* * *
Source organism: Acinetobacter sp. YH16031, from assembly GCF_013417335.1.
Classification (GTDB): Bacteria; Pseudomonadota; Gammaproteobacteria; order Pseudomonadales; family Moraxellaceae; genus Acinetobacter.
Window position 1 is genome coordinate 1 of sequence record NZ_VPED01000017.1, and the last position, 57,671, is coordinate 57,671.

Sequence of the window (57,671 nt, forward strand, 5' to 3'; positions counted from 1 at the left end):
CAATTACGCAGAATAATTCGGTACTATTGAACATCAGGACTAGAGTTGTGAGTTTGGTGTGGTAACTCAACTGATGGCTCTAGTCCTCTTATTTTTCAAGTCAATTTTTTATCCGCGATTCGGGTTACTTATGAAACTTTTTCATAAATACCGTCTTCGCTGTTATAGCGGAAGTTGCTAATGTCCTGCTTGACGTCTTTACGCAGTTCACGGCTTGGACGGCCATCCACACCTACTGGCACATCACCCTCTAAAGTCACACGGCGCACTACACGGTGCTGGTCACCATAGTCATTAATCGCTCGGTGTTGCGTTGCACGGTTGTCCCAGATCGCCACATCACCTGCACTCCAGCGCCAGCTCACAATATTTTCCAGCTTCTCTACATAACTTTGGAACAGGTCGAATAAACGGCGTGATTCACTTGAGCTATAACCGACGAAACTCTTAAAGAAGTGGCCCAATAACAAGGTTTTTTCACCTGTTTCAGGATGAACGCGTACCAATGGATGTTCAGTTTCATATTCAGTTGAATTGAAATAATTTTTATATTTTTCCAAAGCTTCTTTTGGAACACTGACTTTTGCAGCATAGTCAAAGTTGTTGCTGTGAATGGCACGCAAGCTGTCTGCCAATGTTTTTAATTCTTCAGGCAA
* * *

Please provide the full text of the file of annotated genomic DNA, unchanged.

Source organism: Acinetobacter sp. YH16031, from assembly GCF_013417335.1.
Classification (GTDB): Bacteria; Pseudomonadota; Gammaproteobacteria; order Pseudomonadales; family Moraxellaceae; genus Acinetobacter.
Window position 1 is genome coordinate 1 of sequence record NZ_VPED01000017.1, and the last position, 57,671, is coordinate 57,671.

Sequence of the window (57,671 nt, forward strand, 5' to 3'; positions counted from 1 at the left end):
CAATTACGCAGAATAATTCGGTACTATTGAACATCAGGACTAGAGTTGTGAGTTTGGTGTGGTAACTCAACTGATGGCTCTAGTCCTCTTATTTTTCAAGTCAATTTTTTATCCGCGATTCGGGTTACTTATGAAACTTTTTCATAAATACCGTCTTCGCTGTTATAGCGGAAGTTGCTAATGTCCTGCTTGACGTCTTTACGCAGTTCACGGCTTGGACGGCCATCCACACCTACTGGCACATCACCCTCTAAAGTCACACGGCGCACTACACGGTGCTGGTCACCATAGTCATTAATCGCTCGGTGTTGCGTTGCACGGTTGTCCCAGATCGCCACATCACCTGCACTCCAGCGCCAGCTCACAATATTTTCCAGCTTCTCTACATAACTTTGGAACAGGTCGAATAAACGGCGTGATTCACTTGAGCTATAACCGACGAAACTCTTAAAGAAGTGGCCCAATAACAAGGTTTTTTCACCTGTTTCAGGATGAACGCGTACCAATGGATGTTCAGTTTCATATTCAGTTGAATTGAAATAATTTTTATATTTTTCCAAAGCTTCTTTTGGAACACTGACTTTTGCAGCATAGTCAAAGTTGTTGCTGTGAATGGCACGCAAGCTGTCTGCCAATGTTTTTAATTCTTCAGGCAA